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How to prevent users from resizing the font on my web site?

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7  
What is the problem that you want to do that? –  Peter Stuifzand Dec 2 '09 at 10:12
70  
Those pesky users. Always with the wanting to make stuff easier to read... –  danherd Dec 2 '09 at 10:18
6  
Use images and get lost from Google's index. (And estimated 0 persons will miss the page there.) –  Boldewyn Dec 2 '09 at 10:59
2  
Images can be resized as well in any modern browser. –  Álvaro G. Vicario Jul 2 '10 at 20:18
8  
Have you thought about how you are going to stop people from moving their head closer to the screen, even if you keep font size the same, which would give the appearance of a larger font? –  Billy Moon Apr 15 '11 at 2:07
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12 Answers

In fact, you should allow font resizing for accessibility reasons.

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haughty and unnecessarily curt without providing the "why?" says man with 67 pts to SO God with 43k –  Emile Aug 22 '10 at 7:31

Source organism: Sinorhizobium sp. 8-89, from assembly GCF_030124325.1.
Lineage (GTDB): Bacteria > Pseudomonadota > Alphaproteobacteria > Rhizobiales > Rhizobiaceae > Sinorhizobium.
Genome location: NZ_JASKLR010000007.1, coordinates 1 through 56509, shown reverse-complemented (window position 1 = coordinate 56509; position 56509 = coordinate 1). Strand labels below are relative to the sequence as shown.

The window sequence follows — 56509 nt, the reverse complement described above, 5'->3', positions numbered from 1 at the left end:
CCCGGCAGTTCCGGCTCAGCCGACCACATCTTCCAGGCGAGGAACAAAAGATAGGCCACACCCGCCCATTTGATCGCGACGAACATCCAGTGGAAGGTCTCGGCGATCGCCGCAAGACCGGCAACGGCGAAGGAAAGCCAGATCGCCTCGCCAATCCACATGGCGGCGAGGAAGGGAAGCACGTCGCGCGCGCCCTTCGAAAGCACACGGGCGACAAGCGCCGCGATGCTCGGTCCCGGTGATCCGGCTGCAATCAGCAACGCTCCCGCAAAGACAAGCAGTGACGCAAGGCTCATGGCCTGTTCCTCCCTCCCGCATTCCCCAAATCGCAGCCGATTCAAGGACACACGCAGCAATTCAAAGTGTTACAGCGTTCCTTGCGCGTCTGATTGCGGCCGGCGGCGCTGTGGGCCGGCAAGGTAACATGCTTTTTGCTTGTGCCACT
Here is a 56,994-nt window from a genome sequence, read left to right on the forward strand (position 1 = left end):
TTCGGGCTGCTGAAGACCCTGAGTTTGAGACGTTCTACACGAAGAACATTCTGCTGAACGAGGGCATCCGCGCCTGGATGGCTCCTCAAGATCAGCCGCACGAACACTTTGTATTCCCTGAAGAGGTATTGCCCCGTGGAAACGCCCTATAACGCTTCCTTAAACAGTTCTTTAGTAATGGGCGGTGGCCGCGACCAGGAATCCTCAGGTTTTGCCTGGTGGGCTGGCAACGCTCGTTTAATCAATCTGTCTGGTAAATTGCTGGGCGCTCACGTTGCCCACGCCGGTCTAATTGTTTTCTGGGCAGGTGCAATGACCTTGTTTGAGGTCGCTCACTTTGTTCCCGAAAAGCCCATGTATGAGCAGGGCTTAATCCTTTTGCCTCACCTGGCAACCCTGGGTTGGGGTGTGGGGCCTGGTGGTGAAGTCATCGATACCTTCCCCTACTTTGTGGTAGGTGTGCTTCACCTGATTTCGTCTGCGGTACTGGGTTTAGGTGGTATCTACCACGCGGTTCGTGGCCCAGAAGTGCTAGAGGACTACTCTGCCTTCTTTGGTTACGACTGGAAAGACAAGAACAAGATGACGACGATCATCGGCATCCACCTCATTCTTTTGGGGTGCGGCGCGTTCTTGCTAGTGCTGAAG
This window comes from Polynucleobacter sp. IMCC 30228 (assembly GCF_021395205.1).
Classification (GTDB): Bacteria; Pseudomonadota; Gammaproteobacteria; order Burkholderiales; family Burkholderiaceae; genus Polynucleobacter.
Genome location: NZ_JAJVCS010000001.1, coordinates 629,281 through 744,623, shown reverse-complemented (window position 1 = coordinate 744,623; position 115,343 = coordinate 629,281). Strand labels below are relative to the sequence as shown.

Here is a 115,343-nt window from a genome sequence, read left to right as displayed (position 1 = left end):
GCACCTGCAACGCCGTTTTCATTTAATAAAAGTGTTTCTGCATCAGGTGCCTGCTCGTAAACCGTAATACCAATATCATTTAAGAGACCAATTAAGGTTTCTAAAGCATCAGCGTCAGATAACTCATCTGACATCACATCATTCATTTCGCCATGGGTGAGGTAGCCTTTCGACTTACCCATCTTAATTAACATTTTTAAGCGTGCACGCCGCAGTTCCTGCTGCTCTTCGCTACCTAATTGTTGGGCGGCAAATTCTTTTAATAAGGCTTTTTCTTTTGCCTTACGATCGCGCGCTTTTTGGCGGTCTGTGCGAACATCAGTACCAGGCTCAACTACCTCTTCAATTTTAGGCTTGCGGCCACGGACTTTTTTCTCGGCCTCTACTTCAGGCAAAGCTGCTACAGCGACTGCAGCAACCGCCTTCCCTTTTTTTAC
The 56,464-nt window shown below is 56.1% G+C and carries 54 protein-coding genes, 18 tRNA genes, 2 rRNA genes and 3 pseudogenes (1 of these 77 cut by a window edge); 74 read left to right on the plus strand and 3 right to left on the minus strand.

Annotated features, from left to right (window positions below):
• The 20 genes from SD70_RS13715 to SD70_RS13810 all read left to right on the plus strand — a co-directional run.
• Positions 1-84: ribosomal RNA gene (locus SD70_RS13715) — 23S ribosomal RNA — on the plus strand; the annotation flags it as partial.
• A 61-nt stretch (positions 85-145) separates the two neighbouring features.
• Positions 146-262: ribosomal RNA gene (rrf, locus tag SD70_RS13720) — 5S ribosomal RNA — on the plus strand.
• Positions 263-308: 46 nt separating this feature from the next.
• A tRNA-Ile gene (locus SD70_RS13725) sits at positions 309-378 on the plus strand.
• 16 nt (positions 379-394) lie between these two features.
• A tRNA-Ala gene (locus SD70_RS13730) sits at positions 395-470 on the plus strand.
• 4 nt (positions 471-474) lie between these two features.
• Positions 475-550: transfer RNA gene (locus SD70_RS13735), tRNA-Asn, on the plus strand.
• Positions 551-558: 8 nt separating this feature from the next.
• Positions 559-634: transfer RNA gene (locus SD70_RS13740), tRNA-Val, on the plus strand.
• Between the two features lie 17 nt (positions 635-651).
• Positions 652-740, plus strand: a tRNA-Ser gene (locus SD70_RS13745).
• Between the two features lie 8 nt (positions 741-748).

76 points it is now :) –  Abel Aug 22 '10 at 22:12
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You can't. Font resizing takes place on the client side over which you simply have no control. Users are free to increase or decrease the font size as they please.

If you're worried about your page markup breaking at bigger font sizes, then simply ignore it. There is no way to create a more or less sophisticated design resilient to any possible font size variation. And if the user chooses to play around with it, then it's ultimately their fault if the markup breaks. But they are likely accustomed to seeing broken pages already.

Anyway, modern versions of browsers (IE, FireFox, Opera) simply scale the rendered page leaving relative proportions of elements intact. The problem is solved.

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@Developer agreed :) –  Sarfraz Dec 21 '09 at 6:33
    
modern browsers usually provide for both - zooming with font and without. And <IE7 only provides for increasing text size. Plus you do have control over what takes place on the client side. Font resize detection (and thus compensating for font resize detection) is a perfectly valid option. I posted a solution below that does exactly that. PS. I love Stuttgart!! –  Emile Aug 22 '10 at 7:28